Benedict Cumberbatch Calls Julian Assange a Hero at 'The Fifth Estate' Premiere - Rolling Stone
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Benedict Cumberbatch: Julian Assange Is a Hero ‘In Many Ways’

‘Oscarologists’ appeared unimpressed by Cumberbatch and his complexities at the Toronto International Film Festival

Benedict Cumberbatch, Daniel Brühl, Carice van Houten and Moritz Bleibtreu in 'The Fifth Estate.'

Benedict Cumberbatch, Daniel Brühl, Carice van Houten and Moritz Bleibtreu in 'The Fifth Estate.'

Frank Connor

TORONTO — The first squeal went up at exactly 7:00 p.m. last night, as crowds lined the streets outside of Roy Thompson Hall awaiting the premiere of The Fifth Estate and the arrival of fan favorite Benedict Cumberbatch on the opening night of the 2013 Toronto International Film Festival.

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In Estate, director Bill Condon (The Twilight Saga) charts the growth of Julian Assange (Cumberbatch), Daniel Domscheit-Berg (Daniel Brühl) and their organization, WikiLeaks. All three men say the film raises complex questions about what should be public and private, and that it’s ultimately a prologue to the case of Edward Snowden. Despite these grand intentions, straw polls indicate the hoi polloi are less unconvinced, and seem as mixed on the movie as the public is on Assange himself.

”Is he a hero? In many ways,” Cumberbatch said, parroting Rolling Stone‘s question. “I think that’s part of what I admire. He turned an idea into a reality – one that’s still affecting our lives and the way we view mainstream media. What he’s shaken up is fascinating. It’s an ongoing debate – we’ll see how it pans out – but I’m full of admiration of him.”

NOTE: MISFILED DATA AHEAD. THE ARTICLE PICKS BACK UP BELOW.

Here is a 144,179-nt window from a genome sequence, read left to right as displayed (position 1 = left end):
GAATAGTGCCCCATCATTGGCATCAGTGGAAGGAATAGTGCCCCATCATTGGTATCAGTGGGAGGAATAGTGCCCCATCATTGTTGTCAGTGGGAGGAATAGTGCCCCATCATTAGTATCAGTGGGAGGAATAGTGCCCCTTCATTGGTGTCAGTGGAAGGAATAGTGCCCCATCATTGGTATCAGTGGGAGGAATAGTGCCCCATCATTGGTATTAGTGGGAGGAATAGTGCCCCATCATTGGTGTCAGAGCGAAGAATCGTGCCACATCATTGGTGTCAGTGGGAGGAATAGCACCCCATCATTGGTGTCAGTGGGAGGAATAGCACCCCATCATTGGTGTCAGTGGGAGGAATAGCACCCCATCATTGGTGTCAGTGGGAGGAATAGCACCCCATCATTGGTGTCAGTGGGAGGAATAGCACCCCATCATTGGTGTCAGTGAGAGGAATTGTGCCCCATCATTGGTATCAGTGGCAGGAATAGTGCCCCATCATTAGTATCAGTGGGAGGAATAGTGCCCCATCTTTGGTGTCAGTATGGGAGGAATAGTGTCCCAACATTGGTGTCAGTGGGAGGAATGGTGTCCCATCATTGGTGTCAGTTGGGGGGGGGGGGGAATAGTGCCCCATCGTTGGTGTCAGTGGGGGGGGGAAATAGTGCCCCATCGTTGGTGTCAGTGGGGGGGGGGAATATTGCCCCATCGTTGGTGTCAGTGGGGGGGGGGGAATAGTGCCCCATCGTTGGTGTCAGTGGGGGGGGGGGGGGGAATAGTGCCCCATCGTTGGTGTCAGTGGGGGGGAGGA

Co-star Daniel Bruhl, who plays Assange’s right-hand man, added, “[The film] deals with issues that concern every one of us, like freedom of information.” He went on to insist, in a popular red carpet talking point, that the film is all about complexities. “It’s not a black and white movie, it’s not a movie against Julian Assange and it’s not an anti-WikiLeaks film.”

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Despite its ambitions (and early buzz for Cumberbatch), the blogosphere’s self-described “Oscarologists” appear unimpressed by those complexities, and are already counting this one out of the Academy race. Some dismiss it as a clunky, confusing, hagiography; others as undisguised attack on Julian Assange.

But Condon, who like the stars hasn’t talked to the white-haired whistleblower, insists he sought balance. In introducing the film, Condon added, “As we have seen in the Edward Snowden case, this is a story that continues to be central. As filmmakers, what we’re trying to do with this movie is not give answers but raise questions and hopefully present the issue in all it’s complexity.”


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